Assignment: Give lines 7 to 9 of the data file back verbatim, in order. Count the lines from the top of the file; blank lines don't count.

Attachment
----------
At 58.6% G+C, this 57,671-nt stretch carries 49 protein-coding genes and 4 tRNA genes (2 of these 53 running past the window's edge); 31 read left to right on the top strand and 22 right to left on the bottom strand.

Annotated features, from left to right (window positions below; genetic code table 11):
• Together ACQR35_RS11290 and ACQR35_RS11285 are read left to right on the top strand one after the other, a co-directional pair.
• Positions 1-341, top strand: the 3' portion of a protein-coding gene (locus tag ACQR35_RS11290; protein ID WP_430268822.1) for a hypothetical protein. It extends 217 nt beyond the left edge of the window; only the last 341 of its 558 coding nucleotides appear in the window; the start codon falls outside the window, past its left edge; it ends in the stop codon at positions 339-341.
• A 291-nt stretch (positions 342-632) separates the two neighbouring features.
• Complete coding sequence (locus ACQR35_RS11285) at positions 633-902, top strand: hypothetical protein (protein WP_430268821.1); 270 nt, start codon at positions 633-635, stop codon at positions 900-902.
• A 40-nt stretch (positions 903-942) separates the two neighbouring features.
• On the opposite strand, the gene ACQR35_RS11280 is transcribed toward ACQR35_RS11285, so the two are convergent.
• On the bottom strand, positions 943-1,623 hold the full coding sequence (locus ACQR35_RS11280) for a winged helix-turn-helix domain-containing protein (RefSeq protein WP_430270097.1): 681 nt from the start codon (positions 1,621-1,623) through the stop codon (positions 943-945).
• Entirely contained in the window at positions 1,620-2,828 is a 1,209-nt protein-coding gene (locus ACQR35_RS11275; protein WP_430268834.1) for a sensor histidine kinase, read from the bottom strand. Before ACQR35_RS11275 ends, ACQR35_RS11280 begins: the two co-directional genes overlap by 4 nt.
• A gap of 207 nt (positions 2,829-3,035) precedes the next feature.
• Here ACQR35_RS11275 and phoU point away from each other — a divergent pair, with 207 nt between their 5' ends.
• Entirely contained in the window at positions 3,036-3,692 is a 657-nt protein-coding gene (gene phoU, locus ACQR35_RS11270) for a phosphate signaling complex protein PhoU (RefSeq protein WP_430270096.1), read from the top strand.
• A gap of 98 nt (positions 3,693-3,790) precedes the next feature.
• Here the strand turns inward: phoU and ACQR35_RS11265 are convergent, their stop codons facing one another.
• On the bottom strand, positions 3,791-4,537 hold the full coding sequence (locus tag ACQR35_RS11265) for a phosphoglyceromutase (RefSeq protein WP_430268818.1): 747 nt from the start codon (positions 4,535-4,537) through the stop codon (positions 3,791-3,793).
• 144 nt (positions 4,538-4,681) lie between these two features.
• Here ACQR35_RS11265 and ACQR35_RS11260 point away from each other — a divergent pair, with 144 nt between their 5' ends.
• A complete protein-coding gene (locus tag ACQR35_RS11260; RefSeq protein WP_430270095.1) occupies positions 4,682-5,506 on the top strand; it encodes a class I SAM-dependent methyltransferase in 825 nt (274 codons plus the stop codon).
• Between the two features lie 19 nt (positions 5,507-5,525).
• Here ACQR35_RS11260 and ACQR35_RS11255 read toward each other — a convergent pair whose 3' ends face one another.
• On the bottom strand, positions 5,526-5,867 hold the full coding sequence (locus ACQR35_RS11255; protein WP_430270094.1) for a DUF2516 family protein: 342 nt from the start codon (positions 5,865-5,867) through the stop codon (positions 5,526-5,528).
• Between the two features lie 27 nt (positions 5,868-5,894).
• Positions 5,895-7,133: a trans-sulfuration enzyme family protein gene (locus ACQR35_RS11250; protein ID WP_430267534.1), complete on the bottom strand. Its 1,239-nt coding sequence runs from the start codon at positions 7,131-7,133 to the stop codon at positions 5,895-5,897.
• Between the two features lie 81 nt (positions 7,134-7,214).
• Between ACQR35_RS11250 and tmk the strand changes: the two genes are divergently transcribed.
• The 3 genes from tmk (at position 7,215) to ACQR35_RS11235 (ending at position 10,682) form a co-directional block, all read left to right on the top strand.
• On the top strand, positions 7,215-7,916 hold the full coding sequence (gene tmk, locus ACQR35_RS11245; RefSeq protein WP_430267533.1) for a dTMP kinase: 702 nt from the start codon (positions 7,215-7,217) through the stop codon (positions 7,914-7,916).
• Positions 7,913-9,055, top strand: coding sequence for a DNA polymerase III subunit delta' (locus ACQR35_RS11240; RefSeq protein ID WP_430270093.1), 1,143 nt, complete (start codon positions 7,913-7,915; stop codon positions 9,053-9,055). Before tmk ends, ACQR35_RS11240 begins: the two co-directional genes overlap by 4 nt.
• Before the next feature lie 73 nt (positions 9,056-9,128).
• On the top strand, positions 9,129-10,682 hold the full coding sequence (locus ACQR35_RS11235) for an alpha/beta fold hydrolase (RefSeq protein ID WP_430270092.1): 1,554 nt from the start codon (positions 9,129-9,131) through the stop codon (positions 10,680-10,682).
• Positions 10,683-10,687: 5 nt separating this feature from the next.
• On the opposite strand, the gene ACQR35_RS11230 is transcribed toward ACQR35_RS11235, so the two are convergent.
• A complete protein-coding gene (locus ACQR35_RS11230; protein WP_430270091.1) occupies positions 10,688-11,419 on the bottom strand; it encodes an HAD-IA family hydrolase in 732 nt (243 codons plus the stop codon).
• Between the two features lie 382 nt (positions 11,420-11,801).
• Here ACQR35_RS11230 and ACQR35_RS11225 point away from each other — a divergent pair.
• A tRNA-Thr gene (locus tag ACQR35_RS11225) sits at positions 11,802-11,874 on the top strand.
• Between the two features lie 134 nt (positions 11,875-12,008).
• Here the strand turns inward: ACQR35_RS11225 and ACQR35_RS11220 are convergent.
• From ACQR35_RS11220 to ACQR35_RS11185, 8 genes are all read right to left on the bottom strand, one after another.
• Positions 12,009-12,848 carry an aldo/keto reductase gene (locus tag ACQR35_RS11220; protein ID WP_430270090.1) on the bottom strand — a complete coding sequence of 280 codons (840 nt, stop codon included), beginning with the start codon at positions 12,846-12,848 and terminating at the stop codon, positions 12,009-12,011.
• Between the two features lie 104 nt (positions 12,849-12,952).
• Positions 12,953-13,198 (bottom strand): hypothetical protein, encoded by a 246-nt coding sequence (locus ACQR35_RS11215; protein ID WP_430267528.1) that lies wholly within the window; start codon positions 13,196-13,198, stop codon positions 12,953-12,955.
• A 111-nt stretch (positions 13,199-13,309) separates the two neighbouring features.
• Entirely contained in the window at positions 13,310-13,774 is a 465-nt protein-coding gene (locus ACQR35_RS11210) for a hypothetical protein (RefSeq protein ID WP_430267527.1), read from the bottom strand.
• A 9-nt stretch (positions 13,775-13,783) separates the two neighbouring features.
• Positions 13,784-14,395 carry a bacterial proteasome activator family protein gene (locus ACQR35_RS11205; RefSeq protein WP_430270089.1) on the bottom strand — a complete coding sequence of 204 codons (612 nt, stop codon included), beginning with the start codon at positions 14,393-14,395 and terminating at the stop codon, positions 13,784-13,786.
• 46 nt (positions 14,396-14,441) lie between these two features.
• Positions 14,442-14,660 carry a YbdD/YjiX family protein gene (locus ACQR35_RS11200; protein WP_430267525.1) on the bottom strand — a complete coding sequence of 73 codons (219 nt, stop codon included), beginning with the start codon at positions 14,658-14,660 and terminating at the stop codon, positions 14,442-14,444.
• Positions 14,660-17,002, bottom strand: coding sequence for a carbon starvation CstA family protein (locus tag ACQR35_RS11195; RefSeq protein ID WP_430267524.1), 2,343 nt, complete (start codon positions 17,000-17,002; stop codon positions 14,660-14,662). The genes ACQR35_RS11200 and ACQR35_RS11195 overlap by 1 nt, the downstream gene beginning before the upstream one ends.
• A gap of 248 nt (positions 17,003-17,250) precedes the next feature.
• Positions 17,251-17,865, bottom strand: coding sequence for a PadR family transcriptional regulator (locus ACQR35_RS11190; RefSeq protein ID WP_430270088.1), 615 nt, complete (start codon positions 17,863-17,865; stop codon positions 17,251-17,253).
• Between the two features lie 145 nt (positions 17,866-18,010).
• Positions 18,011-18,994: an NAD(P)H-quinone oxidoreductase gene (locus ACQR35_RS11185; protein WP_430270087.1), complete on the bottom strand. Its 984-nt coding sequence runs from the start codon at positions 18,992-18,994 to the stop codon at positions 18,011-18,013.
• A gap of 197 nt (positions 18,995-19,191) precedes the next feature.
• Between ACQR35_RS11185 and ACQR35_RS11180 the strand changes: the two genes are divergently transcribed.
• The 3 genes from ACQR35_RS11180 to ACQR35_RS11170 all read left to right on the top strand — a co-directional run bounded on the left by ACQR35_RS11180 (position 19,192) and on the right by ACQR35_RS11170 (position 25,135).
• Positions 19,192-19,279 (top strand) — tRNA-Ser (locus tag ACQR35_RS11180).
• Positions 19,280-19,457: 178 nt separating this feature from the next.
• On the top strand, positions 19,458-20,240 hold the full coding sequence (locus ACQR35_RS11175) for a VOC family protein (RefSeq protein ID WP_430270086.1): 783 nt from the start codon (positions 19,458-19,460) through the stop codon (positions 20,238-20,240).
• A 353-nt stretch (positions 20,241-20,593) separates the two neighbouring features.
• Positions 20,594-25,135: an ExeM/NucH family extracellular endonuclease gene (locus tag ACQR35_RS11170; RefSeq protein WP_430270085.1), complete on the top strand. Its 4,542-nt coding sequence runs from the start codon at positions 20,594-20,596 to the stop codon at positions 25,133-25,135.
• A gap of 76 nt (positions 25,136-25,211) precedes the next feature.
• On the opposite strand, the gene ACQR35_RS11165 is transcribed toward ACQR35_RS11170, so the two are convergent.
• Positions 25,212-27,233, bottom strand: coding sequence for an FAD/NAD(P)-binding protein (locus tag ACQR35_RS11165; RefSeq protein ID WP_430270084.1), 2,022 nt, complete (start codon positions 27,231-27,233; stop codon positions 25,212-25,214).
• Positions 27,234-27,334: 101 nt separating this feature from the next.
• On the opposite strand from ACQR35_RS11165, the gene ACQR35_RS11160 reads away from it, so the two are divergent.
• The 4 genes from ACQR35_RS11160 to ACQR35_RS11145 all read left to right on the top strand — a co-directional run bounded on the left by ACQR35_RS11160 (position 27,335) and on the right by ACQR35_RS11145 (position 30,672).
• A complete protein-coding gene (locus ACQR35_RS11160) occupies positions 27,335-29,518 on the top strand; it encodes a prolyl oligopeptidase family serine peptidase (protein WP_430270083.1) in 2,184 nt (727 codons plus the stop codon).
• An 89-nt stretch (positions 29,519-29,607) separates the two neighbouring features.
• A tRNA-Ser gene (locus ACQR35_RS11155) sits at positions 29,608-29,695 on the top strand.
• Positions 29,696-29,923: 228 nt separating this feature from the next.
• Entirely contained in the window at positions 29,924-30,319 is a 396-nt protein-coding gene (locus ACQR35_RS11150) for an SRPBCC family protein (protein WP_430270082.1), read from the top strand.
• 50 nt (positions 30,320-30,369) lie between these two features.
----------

• A 40-nt stretch (positions 903-942) separates the two neighbouring features.
• On the opposite strand, the gene ACQR35_RS11280 is transcribed toward ACQR35_RS11285, so the two are convergent.
• On the bottom strand, positions 943-1,623 hold the full coding sequence (locus ACQR35_RS11280) for a winged helix-turn-helix domain-containing protein (RefSeq protein WP_430270097.1): 681 nt from the start codon (positions 1,621-1,623) through the stop codon (positions 943-945).